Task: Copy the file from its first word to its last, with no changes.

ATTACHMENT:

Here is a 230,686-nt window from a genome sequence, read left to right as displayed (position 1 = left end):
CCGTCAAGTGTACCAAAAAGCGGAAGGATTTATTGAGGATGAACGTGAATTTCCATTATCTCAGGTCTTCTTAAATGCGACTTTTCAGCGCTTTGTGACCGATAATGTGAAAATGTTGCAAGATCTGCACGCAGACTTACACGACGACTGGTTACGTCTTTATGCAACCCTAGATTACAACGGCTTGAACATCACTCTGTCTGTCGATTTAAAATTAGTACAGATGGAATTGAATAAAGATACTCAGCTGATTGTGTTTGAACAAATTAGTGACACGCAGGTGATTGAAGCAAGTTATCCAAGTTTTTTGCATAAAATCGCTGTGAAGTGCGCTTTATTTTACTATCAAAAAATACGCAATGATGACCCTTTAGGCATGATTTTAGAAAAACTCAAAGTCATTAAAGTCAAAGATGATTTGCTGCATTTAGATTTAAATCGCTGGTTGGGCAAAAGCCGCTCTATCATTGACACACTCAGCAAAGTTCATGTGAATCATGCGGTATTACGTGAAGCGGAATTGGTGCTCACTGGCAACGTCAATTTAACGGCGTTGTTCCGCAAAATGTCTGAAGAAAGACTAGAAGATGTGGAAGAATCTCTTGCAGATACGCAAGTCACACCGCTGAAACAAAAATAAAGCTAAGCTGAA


Here is a 230,686-nt window from a genome sequence, read left to right as displayed (position 1 = left end):
CCGTCAAGTGTACCAAAAAGCGGAAGGATTTATTGAGGATGAACGTGAATTTCCATTATCTCAGGTCTTCTTAAATGCGACTTTTCAGCGCTTTGTGACCGATAATGTGAAAATGTTGCAAGATCTGCACGCAGACTTACACGACGACTGGTTACGTCTTTATGCAACCCTAGATTACAACGGCTTGAACATCACTCTGTCTGTCGATTTAAAATTAGTACAGATGGAATTGAATAAAGATACTCAGCTGATTGTGTTTGAACAAATTAGTGACACGCAGGTGATTGAAGCAAGTTATCCAAGTTTTTTGCATAAAATCGCTGTGAAGTGCGCTTTATTTTACTATCAAAAAATACGCAATGATGACCCTTTAGGCATGATTTTAGAAAAACTCAAAGTCATTAAAGTCAAAGATGATTTGCTGCATTTAGATTTAAATCGCTGGTTGGGCAAAAGCCGCTCTATCATTGACACACTCAGCAAAGTTCATGTGAATCATGCGGTATTACGTGAAGCGGAATTGGTGCTCACTGGCAACGTCAATTTAACGGCGTTGTTCCGCAAAATGTCTGAAGAAAGACTAGAAGATGTGGAAGAATCTCTTGCAGATACGCAAGTCACACCGCTGAAACAAAAATAAAGCTAAGCTGAA